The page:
Sunday, February 15, 2015

Shadows in the Night, by Bob Dylan

After a long career of highly creative music that had a major impact on American popular culture and that as artistic expression will likely last for centuries, Bob Dylan has earned the privilege of his eccentricities.  We should be willing to indulge them, occasionally.  I knew of his fondness for Sinatra from his memoir Chronicles, volume 1, and in a number of recent albums he has written songs in the Tin Pan Alley style.  I think especially of “Beyond the Horizon” on Modern Times, which sounds like a Bing Crosby Hawaiian tune, and of the entirety of Christmas in the Heart, a part-serious, part tongue-in-cheek tribute to the American popular Christmas music tradition.  No one could have grown up when Dylan did and escaped the influence of the music that people listened to in those years.

The songs on Shadows in the Night (2015) are well performed, and it is interesting to hear Dylan put his imprint on works that Sinatra sang but that we don’t normally associate with him.  I’ve read commentaries about how Dylan comes across in these songs as emotional and vulnerable, about how the album really works and is fun and listenable.  The reviews, in fact, have been strongly positive.  There’s no doubt that in performing these songs Dylan seriously puts his heart into them.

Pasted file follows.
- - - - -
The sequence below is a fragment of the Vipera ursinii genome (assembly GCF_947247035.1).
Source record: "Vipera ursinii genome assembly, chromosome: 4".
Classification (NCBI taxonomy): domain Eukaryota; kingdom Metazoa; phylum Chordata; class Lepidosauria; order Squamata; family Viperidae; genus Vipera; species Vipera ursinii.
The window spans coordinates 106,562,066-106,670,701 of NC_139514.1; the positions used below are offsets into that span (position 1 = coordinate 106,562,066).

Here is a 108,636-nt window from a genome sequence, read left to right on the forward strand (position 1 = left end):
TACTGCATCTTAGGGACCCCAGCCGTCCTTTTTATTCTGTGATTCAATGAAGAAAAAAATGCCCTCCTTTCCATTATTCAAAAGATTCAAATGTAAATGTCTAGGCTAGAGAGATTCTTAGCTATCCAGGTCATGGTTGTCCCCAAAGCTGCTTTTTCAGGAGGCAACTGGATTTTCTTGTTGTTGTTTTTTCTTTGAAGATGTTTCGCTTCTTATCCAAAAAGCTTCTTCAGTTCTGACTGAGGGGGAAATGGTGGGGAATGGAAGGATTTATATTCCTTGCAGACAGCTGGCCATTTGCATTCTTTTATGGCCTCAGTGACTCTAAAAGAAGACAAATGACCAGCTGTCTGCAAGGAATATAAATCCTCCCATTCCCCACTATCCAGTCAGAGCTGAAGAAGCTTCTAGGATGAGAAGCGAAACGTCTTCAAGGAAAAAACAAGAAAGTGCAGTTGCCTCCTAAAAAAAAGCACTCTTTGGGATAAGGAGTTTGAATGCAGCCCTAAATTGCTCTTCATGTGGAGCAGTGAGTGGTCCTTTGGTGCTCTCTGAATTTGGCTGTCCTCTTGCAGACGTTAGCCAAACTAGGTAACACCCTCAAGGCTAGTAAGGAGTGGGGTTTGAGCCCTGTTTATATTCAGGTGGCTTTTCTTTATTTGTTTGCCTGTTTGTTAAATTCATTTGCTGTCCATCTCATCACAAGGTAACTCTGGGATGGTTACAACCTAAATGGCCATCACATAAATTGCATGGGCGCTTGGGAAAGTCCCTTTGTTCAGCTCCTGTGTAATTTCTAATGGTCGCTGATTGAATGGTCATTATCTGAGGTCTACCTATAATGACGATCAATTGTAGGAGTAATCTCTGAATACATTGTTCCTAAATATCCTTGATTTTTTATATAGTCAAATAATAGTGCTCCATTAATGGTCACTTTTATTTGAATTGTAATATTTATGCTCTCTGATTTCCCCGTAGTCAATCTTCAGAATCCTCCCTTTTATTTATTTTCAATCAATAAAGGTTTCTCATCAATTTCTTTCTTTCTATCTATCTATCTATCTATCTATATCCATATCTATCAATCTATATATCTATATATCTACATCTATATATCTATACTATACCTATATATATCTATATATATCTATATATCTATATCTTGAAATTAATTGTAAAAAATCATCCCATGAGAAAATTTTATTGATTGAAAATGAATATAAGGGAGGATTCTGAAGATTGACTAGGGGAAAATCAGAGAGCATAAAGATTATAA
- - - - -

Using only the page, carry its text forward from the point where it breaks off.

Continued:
From my standpoint, these songs weren’t written for Dylan’s voice.  The Dylan I respect and admire is a writer of songs, an interpreter of his own music.  He’s the masterful creator of Highway 61 Revisited, “Tangled Up in Blue,” “Cold Irons Bound,” Love and Theft, “I'm Not There,” and so many others.  If I recorded an album like this one, no one would listen to it, except perhaps my embarrassed family.  I couldn’t convince anyone to record it, unless I paid to have it made.  Dylan has a band, he has the financial resources, he has the reputation to persuade people to listen to whatever he records and produces.  (I will listen to anything he records.)  Now he has produced Shadows in the Night.  I have listened to it repeatedly, attempting to “get” what he is doing. But I can’t. I hope he’s got it out of his system.

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